The answer? Big labor:
A big reason is the cost of labor. As analyzed by Harbour-Felax, labor costs the Detroit Three substantially more per vehicle than it does the Japanese.
Health care is the biggest chunk. GM (Charts), for instance spends $1,635 per vehicle on health care for active and retired workers in the U.S. Toyota (Charts) pays nothing for retired workers – it has very few – and only $215 for active ones.
Other labor costs add to the bill. Contract issues like work rules, line relief and holiday pay amount to $630 per vehicle – costs that the Japanese don’t have. And paying UAW members for not working when plants are shut costs another $350 per vehicle.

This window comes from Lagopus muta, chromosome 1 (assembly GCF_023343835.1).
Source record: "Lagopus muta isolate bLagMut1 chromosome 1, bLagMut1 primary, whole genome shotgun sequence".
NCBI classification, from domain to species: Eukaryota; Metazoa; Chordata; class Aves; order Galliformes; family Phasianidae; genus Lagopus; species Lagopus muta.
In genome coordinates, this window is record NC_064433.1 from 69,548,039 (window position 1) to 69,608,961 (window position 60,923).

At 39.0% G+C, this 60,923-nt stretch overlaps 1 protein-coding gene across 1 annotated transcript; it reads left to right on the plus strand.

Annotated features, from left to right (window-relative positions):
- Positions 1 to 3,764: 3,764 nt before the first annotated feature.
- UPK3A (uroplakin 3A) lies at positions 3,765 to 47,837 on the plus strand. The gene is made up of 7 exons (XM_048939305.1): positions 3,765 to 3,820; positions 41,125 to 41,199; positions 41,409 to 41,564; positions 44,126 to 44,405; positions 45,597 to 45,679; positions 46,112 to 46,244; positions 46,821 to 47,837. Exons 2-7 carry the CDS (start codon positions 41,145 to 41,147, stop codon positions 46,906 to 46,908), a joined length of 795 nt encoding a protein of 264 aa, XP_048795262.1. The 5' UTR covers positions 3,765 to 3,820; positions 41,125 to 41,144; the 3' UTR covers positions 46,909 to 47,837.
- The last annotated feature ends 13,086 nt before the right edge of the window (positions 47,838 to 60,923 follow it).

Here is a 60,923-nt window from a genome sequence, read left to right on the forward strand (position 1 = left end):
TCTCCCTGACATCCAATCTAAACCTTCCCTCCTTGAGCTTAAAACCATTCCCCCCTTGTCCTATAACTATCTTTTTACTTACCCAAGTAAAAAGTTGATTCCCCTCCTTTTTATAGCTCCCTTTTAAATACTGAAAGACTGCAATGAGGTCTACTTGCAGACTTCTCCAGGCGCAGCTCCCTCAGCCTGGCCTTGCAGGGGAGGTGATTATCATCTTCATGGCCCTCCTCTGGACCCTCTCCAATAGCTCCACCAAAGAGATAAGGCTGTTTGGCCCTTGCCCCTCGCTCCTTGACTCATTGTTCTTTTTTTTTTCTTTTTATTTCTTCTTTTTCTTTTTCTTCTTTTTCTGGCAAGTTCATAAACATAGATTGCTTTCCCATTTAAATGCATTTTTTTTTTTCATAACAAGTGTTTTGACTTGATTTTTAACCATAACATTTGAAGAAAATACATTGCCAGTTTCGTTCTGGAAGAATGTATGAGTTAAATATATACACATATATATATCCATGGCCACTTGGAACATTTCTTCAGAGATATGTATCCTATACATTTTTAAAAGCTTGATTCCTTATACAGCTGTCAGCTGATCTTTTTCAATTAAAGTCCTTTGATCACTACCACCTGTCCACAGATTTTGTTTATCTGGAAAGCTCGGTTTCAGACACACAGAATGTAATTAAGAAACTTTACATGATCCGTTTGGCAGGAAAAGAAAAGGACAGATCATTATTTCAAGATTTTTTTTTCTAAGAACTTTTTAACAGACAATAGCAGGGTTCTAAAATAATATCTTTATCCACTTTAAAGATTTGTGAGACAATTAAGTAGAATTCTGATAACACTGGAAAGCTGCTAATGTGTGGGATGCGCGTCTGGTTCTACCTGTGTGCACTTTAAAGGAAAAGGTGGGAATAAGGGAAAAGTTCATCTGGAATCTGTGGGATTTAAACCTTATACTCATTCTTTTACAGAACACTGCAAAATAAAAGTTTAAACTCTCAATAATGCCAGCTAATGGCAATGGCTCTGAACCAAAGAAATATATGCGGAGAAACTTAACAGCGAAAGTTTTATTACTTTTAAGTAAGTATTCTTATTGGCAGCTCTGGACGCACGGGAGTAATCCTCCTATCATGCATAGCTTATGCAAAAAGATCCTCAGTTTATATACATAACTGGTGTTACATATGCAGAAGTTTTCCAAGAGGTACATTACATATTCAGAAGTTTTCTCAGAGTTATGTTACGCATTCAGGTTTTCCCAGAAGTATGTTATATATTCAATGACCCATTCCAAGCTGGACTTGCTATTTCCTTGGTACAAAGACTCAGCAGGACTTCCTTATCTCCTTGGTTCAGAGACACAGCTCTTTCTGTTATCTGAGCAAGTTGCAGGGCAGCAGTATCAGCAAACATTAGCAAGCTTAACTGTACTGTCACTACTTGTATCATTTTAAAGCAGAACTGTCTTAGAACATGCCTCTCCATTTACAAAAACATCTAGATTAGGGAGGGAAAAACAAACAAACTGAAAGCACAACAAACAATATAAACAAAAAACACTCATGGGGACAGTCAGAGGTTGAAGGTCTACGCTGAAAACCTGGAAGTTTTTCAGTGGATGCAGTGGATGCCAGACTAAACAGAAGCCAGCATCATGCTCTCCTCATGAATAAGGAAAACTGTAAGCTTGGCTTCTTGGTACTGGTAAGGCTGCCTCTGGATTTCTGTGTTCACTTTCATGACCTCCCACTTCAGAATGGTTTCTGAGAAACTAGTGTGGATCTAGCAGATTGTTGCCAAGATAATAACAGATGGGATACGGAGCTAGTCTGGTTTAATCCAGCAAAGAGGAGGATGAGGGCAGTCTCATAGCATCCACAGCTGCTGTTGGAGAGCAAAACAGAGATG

Here’s one example of how knotty Detroit’s labor problem can be:
If an assembly plant with 3,000 workers has no dealer orders, it has two options. One is to close the plant for a week and not build any cars. Then the company still has to give the idled workers 95 percent of their take-home pay plus all benefits for not working. So a one-week shutdown costs $7.7 million or $1,545 for each vehicle it didn’t make.
For all of the recent talk about increasing the minimum wage (a hike that benefits not working families, but labor contracts indexed to the minimum wage), is it any small wonder why U.S. industry is in such deep trouble?